Our loosely planned itinerary originally included doing some horseback riding outside of Estes—that proved to be a pipe dream with the unforeseen detour. Instead, we thought it might be fun to do some sightseeing via dog sled/cart. Given the muddy conditions, though, they weren’t running carts and the ground wasn’t icy enough for the sleds. Even the kennels were closed so we couldn’t visit the pups.

Restaurants were closed for the season in the more ski-friendly areas, and most hadn’t yet opened in the mountainous lake areas since the lakes were still largely covered in ice. Many of the nature areas we attempted to explore
were closed, including Corona Pass.

The park ranger at the Kawuneeche Visitor Center told us we could park and walk along Trail Ridge Road (Hwy. 34) since it was closed to thru traffic. While that sounded like a cool idea, we quickly learned we would still have to pay the $20 park entrance fee, which seemed a little pricey considering we weren’t offered the full compliment of sight-seeing. And so it was back to town to hike the somewhat less exciting Adams Falls area.

Our last full day, we took a road trip to Colorado Springs to see the Garden of the Gods. Upon arrival, we learned that the visitor’s center was closed there as well. Fortunately, the park itself was open. After a little while checking out the rock formations and sweating more than should be allowed in a state like Colorado in “winter,” we decided to check out Seven Falls…closed for renovations. How do you close nature?! And on our way back to the hotel that night, we hit a hare.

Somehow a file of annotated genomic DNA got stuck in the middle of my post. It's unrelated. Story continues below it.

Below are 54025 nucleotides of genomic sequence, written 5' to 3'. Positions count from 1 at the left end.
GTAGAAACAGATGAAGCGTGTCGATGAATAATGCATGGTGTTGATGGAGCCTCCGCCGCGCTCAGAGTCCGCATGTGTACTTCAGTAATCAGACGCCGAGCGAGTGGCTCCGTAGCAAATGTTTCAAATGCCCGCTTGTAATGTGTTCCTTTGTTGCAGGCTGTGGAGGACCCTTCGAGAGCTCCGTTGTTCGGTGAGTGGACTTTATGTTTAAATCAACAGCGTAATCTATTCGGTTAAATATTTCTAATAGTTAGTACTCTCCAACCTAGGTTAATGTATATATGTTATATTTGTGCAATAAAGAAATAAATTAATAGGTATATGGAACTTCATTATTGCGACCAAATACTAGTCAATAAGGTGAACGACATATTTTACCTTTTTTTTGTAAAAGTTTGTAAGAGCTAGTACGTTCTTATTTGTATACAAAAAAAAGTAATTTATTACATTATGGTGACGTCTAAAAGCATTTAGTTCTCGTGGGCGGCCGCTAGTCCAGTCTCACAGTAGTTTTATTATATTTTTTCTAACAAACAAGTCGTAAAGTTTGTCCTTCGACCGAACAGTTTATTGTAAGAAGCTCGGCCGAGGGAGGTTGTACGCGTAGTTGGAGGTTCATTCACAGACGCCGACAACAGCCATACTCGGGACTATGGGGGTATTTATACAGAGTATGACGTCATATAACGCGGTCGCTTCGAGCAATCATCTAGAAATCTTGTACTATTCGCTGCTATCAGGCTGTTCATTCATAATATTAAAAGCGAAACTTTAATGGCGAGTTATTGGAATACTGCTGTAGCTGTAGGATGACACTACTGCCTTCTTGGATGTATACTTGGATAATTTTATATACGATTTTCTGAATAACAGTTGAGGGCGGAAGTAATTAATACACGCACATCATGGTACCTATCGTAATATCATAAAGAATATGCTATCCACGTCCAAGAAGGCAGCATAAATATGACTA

I blame Doctor Doom.

Being the smart cookies that we are, we surmised that we found misfortune every time that little jerk was in the car. He had become our version of the Brady Bunch tiki idol.

doom

This is NOT the toy you’re looking for

On the way back to the airport, we stopped to visit one last Toys R Us. As it turns out, that Toys R Us is invisible or fails to exist outside of its website listing and Google Maps directions. A very frustrating start to what proved a very frustrating day. Our flight was delayed in Denver, so we got back to Kansas City later than expected. Upon arrival we learned that our usual route home was closed for construction, because OF COURSE IT WAS! We had to go north before we could go south.

Doom wasn’t done with his shenanigans. Half-way through my commute on Wednesday morning, I realized I had left my laptop at home. I wasn’t about to go back home without first passing off the wretched action figure to my unsuspecting coworker. Things have gone smoothly since his departure from my life.

Moral of the story: don’t go to Colorado in early May. Also, do not, under any circumstances, buy a Doctor Doom figure if you’re on vacation.

Photos coming as soon as I get around to uploading them from the memory card.

 

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One response

  1. Wow!

    5.19.2014 at 9:30 pm